Several commenters also argued that the proposed categories of “large, in-region, incumbent wireless service providers” or “large entities with significant interests in communications services” were too narrow. These commenters argued repeatedly that the statutory objective of assisting small businesses would be frustrated by a bidder's material relationship with a large business of any kind, regardless of whether the large business was involved in the communications industry. See Comments of CTIA-The Wireless Association, J.A. 510, 518 (“the Notice makes no attempt to justify a distinction between large incumbent carriers and any other class of non-attributable investor,” such as AOL, Google, or Microsoft, but the problems arising from large investors' dominance of DEs “would presumably run to all potential investors, not just large carrier partners”); Comments of Dobson Comm'ns Corp., J.A. 526 (urging the FCC to apply any changes to “any large, well-funded investor with a strategic interest in the use of the spectrum”); Comments of T-Mobile USA, Inc., J.A. 697 (“[t]here does not appear to be a justification for permitting Microsoft or Wal-Mart to participate in a DE joint venture while precluding T-Mobile from doing so.”); see also Comments of Verizon Wireless, J.A. 745; Comments of Wirefree Partners III, LLC, J.A. 760; Reply Comments of T-Mobile USA, Inc., J.A. 812; Reply Comments of Cingular Wireless LLC, J.A. 833-34.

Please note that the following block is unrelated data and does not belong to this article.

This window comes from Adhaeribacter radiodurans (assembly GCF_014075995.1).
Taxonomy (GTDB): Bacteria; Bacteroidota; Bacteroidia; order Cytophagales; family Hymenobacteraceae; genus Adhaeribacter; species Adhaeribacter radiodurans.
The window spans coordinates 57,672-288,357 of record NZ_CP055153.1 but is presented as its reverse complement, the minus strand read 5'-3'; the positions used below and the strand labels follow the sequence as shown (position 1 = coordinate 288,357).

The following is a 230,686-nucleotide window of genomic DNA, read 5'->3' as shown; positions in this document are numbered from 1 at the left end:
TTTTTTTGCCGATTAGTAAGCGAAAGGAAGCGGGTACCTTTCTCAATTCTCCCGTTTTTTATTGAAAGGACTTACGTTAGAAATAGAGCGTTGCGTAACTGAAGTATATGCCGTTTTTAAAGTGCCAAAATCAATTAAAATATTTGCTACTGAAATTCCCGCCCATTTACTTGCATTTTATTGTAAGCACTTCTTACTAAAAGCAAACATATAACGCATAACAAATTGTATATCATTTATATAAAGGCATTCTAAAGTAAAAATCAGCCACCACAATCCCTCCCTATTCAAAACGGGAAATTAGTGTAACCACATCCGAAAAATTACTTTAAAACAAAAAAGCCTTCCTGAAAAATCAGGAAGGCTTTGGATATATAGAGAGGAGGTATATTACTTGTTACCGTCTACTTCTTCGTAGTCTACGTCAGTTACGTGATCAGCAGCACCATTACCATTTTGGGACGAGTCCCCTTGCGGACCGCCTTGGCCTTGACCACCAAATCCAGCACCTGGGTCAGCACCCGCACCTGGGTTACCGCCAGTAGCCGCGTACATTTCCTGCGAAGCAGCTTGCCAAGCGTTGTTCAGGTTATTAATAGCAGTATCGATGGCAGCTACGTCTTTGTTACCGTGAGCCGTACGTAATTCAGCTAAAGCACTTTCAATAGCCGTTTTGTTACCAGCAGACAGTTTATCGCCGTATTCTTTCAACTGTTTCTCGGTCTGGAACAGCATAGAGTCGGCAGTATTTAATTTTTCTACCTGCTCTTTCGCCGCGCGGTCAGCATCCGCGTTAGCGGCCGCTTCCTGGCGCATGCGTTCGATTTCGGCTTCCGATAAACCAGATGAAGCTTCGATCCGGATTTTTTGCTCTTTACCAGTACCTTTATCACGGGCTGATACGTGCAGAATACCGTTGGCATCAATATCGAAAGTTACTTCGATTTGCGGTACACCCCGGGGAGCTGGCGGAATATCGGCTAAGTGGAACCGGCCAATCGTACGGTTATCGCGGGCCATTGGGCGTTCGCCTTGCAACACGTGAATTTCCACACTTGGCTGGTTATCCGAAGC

3. The Second Report and Order and Second Further Notice of Proposed Rulemaking